The biggest writing mistake novice writers make is thinking that it’s all about words, style, grammar, or cleverness. It’s not. It’s all about communicating good ideas . . . clearly. At a seminar I attended at Agora Publishing last month, I learned what one $110 million company knows about good writing.
At the event, which was hosted by copywriting giants Bill Bonner, John Forde, and Michael Masterson, a group of Agora’s top writers analyzed the company’s best-written — and, not incidentally, most successful — publications and identified five key “rules” that all of them follow:
1. Develop one good idea.
2. Ensure that the idea is useful.
3. Express the idea clearly.
4. Provide supporting details.
5. Speak with an authentic voice.
Here’s how you can use these rules to improve your own writing:
1. The first step is to get that one good idea. Refine it, discuss it, mull it over. Sleep on it. Write it down a few times in different forms. Say it aloud to the mirror. Don’t waste your time writing anything else until your idea is as clear as a bell and you can state it in 10 words or less. Keep going back to the drawing board until you get it right. When you’re absolutely sure, you’re ready for the next step.
2. Make sure the idea is useful. A useful idea will make your reader think, ” “Hey, this is good. This is important to me. I really want to know more about it.” To test the usefulness of your idea, make a quick list of all the ways it will actually benefit your reader. It’s not about how clever the idea seems to you. It’s about how useful it will be to him.
These first two rules are not just important to good writing; they are necessary for it. Without them, you may spend hours (or even days) polishing a piece of writing that is, ultimately, destined for the trash basket. Once you know that your idea is good — and useful — you can get excited about it. You’ve done 80% of the hard work. Your piece is already good.
The next three rules will make it even better.
3. Express the idea clearly. If you ramble or sound “choppy” (which can sometimes happen when you’re really excited about an idea), you’ll lose your reader.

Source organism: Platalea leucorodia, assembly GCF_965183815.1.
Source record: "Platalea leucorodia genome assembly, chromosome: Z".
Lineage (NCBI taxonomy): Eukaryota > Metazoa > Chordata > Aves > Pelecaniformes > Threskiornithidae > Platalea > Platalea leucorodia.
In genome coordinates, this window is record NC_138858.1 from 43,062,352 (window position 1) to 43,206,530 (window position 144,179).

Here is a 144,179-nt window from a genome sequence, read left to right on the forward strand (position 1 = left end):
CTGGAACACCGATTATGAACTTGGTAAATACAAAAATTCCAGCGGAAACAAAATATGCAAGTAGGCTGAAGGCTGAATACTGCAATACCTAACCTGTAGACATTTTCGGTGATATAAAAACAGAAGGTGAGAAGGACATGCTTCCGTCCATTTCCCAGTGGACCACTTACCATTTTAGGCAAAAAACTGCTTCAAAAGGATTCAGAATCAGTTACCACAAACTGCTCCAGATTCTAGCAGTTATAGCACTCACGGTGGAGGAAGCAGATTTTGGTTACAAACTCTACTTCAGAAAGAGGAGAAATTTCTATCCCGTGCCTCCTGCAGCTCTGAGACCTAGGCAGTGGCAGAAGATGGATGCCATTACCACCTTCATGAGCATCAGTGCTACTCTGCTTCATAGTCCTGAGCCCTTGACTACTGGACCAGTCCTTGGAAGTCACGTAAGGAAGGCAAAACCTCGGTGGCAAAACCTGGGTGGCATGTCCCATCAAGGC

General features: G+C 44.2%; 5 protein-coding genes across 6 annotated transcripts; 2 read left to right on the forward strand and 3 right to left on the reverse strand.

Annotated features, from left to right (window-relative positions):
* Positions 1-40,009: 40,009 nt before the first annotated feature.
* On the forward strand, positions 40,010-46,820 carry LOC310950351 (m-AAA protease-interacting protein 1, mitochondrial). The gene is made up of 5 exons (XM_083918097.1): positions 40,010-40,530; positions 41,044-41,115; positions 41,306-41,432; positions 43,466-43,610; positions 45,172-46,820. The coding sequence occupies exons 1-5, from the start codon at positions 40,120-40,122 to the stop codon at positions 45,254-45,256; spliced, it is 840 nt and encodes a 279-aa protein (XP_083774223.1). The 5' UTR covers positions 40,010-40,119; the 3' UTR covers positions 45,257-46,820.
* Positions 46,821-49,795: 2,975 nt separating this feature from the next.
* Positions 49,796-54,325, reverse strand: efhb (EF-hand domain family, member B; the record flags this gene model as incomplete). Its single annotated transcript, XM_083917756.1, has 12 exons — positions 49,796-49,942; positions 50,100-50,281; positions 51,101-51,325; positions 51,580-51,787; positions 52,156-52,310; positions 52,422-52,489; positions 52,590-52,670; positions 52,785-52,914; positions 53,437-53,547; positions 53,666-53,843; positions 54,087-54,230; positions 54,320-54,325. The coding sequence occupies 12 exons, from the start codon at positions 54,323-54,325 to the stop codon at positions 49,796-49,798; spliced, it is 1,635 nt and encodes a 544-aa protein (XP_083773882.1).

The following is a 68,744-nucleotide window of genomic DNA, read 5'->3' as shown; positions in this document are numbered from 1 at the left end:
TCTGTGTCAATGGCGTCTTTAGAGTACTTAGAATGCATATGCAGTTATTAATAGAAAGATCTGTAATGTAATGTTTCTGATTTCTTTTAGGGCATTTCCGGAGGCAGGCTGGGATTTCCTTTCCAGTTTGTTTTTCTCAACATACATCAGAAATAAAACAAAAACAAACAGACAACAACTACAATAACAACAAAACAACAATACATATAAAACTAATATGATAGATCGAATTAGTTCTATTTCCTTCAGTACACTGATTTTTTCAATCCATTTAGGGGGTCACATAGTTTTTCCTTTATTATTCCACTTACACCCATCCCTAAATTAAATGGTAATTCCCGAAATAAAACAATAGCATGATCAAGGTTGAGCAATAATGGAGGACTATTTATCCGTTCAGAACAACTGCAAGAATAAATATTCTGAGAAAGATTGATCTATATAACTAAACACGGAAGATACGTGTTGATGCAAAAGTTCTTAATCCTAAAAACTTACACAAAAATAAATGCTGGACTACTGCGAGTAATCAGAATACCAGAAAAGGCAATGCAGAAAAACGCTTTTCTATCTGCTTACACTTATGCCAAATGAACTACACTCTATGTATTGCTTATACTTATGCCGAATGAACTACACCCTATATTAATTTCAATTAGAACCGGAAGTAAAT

4. Provide solid details that back up your main idea and prove every supporting claim you’ve made. This requires knowledge, and knowledge sometimes requires a lot of research. Do what’s necessary. Read. Conduct interviews. Search the Internet. Let me give you a quick example. It’s much more powerful to say “According to the Federal Reserve, the GNP rose 4.7% last month — the largest gain in 2 1/2 years” than to say “The economy grew last month.”
5. Speak with an authentic voice. If you’ve taken care of the other four rules, you will be confident that your idea is good, that it’s helpful to your reader, and that you’ve backed it up with solid evidence. This confidence will show through in your diction and tone of voice. Never try to pretend to be more authoritative than you really are. If your ideas are supported by research but you have no personal experience with the subject, say so. Your reader will be able to detect any phoniness on your part, so don’t even try to pretend.
These are the most important rules. They are, incidentally, all covered in detail in AWAI’s copywriting course, which I’ve taken (a requirement for working with Michael Masterson). I not only got a lot out of it, I also truly enjoyed it. If you want to achieve competence (or even mastery) in writing, the AWAI program is my best recommendation to you. By the way, all of the top Agora writers and copywriters are graduates of the AWAI program.
These are the guys responsible for creating more than 100 million dollars’ worth of revenue-generating words every year. In other words, “We “eat our own dog food” around here. (See “It’s Good to Know,” below.) So, we’ve made sure that the writing course we offer is the best available anywhere. Quite frankly, since writing is our livelihood, we’d be crazy to do anything else.